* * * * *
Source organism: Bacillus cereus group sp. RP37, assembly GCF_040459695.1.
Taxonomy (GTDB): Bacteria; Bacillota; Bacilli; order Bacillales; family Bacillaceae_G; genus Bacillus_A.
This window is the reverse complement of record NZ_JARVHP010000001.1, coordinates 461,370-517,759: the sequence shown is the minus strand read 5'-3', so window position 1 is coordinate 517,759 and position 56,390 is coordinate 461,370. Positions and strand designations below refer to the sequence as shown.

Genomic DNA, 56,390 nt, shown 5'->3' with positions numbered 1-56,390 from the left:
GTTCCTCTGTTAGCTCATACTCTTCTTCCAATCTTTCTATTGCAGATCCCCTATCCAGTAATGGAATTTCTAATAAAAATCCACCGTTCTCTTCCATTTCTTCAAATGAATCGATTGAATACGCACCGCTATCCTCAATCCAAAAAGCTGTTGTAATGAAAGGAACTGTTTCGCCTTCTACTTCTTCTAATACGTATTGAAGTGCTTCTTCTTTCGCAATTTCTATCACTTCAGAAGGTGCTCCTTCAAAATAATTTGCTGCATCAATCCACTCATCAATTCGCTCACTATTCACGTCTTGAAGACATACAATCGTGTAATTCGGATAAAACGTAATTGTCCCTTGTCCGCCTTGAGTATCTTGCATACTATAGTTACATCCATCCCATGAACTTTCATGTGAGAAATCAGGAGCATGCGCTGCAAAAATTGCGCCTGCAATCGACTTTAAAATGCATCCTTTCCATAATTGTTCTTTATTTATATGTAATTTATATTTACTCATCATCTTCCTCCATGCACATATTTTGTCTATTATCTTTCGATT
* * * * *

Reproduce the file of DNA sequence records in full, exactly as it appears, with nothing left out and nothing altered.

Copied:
Source organism: Bacillus cereus group sp. RP37, assembly GCF_040459695.1.
Taxonomy (GTDB): Bacteria; Bacillota; Bacilli; order Bacillales; family Bacillaceae_G; genus Bacillus_A.
This window is the reverse complement of record NZ_JARVHP010000001.1, coordinates 461,370-517,759: the sequence shown is the minus strand read 5'-3', so window position 1 is coordinate 517,759 and position 56,390 is coordinate 461,370. Positions and strand designations below refer to the sequence as shown.

Genomic DNA, 56,390 nt, shown 5'->3' with positions numbered 1-56,390 from the left:
GTTCCTCTGTTAGCTCATACTCTTCTTCCAATCTTTCTATTGCAGATCCCCTATCCAGTAATGGAATTTCTAATAAAAATCCACCGTTCTCTTCCATTTCTTCAAATGAATCGATTGAATACGCACCGCTATCCTCAATCCAAAAAGCTGTTGTAATGAAAGGAACTGTTTCGCCTTCTACTTCTTCTAATACGTATTGAAGTGCTTCTTCTTTCGCAATTTCTATCACTTCAGAAGGTGCTCCTTCAAAATAATTTGCTGCATCAATCCACTCATCAATTCGCTCACTATTCACGTCTTGAAGACATACAATCGTGTAATTCGGATAAAACGTAATTGTCCCTTGTCCGCCTTGAGTATCTTGCATACTATAGTTACATCCATCCCATGAACTTTCATGTGAGAAATCAGGAGCATGCGCTGCAAAAATTGCGCCTGCAATCGACTTTAAAATGCATCCTTTCCATAATTGTTCTTTATTTATATGTAATTTATATTTACTCATCATCTTCCTCCATGCACATATTTTGTCTATTATCTTTCGATT